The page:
Our most recent edition of The Letters Page, Vol. 5, ran as an email newsletter rather than a print edition, due to the constraints of the Covid-19 Pandemic. As such, it is available for you here, dear reader, online.
Within these thirteen letters you will find beautiful cold autumn afternoons, spring in New Mexico, a longing for Reykjavík from a dark night in Oxford, and walking trails in North Vancouver. You will also find the love of a stuffed tiger and the plush leopard bought to keep him company, the quiet bubbling of anxieties and absurdities the last year brought to the surface, the soothing blue of a ping-pong table, and the joy of witnessing a stranger again.
We hope that you enjoy reading them as much as we did.
Letter by Duncan Wallace
To the man sitting opposite me in the beer garden:
I see that you, too, are enjoying the sounds of conversation. All the tables around us are occupied, and people are chatting about their friends, their annoying colleagues, their vaguest of plans for future holidays. It is divine.
Letter by JL Bogenschneider
We miss you. All of you and everything: the components that were known, unknown and those neglected parts that even now we’re finding so many uses for in their absence. We miss the filling-in that was you and find ourselves resentful of spaces you might have occupied.
Letter by Annie Q. Syed
It’s very green outside today and not quite as hot as it will be in a few days. Spring in New Mexico is like riding on a bucking bull: it’s over before you know it.
Letter by Nay Saysourhino
Thank you for giving me two more extensions on the essay. I am sorry I have not been in touch since, but I am trying hard to finish the work, and it is my hope that I will be able to send the completed edits by tomorrow morning. It is, I must stress, a hope.
Letter by Nancy Campbell
I should be with you in Reykjavík, where tonight there’s an opening party for an exhibition at the National Library of Iceland. What an irony that JAÐARLÖND (“Borderlands”) is about cross-border communication. Instead I’m locked down in Oxford.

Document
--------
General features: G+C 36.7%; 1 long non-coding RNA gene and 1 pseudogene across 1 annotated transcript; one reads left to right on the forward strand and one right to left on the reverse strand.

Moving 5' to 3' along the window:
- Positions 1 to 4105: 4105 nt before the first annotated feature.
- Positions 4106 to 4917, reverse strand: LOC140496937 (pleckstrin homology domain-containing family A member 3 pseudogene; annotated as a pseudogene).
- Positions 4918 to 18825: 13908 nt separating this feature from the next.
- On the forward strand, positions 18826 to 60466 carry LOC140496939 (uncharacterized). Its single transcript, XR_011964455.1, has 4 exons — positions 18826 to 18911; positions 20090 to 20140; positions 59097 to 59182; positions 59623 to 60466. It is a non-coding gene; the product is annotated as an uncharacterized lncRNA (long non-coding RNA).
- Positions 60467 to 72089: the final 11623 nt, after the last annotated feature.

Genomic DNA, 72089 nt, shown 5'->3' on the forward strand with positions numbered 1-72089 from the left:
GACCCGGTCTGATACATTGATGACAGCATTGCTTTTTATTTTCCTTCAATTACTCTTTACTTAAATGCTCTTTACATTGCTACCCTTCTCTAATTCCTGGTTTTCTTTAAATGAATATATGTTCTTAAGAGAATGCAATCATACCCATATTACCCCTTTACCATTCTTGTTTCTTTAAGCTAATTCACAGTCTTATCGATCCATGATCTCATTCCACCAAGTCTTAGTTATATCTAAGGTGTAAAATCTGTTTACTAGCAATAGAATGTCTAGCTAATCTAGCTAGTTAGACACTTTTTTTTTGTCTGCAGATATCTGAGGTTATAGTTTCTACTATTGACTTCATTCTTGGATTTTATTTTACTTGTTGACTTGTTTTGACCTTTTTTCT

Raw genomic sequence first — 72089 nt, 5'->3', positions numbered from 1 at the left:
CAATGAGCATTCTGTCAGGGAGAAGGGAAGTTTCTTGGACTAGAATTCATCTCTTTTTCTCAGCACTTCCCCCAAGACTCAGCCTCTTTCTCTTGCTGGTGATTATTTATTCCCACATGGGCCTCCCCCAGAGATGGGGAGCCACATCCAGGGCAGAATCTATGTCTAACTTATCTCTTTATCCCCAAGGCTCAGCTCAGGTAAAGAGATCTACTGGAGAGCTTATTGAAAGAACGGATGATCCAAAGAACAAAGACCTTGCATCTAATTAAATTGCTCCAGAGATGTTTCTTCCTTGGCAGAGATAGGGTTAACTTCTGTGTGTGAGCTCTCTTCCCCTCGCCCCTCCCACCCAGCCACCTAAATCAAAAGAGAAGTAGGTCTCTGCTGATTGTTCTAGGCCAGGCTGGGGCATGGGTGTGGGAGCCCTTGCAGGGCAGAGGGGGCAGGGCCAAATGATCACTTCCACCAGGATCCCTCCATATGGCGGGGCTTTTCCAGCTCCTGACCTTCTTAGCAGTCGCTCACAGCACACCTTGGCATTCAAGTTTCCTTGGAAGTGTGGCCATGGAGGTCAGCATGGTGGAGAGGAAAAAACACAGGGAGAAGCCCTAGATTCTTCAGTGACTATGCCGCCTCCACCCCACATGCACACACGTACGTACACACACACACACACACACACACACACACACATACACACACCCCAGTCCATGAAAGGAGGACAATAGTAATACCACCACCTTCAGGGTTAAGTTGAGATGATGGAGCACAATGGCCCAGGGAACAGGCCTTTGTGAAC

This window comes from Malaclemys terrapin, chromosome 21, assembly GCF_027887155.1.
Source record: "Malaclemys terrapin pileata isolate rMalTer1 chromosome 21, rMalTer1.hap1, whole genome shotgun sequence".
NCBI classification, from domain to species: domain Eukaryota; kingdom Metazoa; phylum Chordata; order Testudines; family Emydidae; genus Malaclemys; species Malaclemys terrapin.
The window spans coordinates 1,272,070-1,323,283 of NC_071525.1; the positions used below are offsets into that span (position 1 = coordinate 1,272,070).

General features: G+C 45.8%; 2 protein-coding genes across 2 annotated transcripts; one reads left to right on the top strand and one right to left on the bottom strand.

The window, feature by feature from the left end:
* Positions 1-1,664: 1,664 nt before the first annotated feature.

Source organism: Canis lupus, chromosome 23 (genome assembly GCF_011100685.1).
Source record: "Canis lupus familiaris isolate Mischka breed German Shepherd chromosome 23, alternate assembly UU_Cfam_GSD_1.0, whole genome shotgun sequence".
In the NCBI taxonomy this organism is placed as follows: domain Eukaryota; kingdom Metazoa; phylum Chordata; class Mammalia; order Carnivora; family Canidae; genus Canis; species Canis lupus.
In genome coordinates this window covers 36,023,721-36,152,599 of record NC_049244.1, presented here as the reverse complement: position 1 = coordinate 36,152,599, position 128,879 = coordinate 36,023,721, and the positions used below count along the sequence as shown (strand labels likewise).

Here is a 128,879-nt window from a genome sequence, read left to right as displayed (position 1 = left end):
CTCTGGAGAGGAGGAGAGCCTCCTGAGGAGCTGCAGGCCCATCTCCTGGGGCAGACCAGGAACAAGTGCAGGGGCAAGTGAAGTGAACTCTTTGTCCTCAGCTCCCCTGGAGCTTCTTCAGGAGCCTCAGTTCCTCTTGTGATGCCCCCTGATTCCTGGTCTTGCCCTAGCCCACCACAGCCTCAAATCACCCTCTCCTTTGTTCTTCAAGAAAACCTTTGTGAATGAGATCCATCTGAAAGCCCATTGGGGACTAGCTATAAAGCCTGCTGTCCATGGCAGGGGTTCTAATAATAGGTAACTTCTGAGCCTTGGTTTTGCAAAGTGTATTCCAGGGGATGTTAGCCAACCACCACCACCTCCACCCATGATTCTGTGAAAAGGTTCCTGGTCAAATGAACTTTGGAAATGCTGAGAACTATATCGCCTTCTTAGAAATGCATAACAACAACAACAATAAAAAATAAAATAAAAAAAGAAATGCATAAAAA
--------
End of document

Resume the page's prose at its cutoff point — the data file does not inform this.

Letter by Julia Zarankin
You’ve been wondering about my life, about my routine, about how I’ve been spending my days. You mentioned Annie Dillard’s famous words, ‘how we spend our days is, of course, how we spend our lives,’ and it makes me shudder. These days have yielded so very little and so very much.
Letter by Rachael Smart
I’m writing from my temporary office at the ping-pong table. In these strange capsules we call days, a ping-pong table isn’t as redundant as it might sound for a work base. When the death tolls spike and the gravity of other people’s loss presses at my chest, so that it’s difficult to speak during video calls, I find the blueliness of the table brackish and soothing.
Letter by Aislinn Hunter
How goes your self-isolation? Is it bad where you are?
Sometimes now, when I walk on the trails near my home and meet another hiker, one or the other of us will back into a trough of fern to awkwardly pretend social distancing is normal, and I’ll ask ‘So how’s your pandemic going?’
Letter by Jody Kennedy
I think you’d probably like the South of France in spring when everything is still fresh and new (the almond trees are the first to bloom), before the summer heat (especially in late afternoon) brings the cicada’s incessant poo-tee-weet (about mid-June), dries the grass to brittle stalk, turns the lavender fields a deep violet, and makes the Mediterranean Sea warm enough to finally comfortably swim in.
Letter by Haisu Huang
Dear Comrade Ma and Ba,
Last time I wrote you I eloped to America to marry my wife. You replied with silence. I thought we’d talk about it when I visited you in the summer.
Letter by Ziggy Zezsyazeoviennazabrizkie
I know we have WhatsApp and you’re always online on Facebook, but I think I should do this with a letter – hand written. Gosh, can you believe how archaic? But I need you to know how much I need you to know, and how difficult this is for me. Among other things.
Letter by Xu Xi
How odd that I should write you on my “corporate” letterhead. There were several correspondents from Indonesia (the country of my former nationality) in the most recent issue of The Letters Page to land on my desk.
Letter by Jon McGregor
I have a confession to make. I am not a good correspondent. There are beautiful handwritten letters on my desk to which I have not replied, and ancient emails in my inbox still marked as unread.
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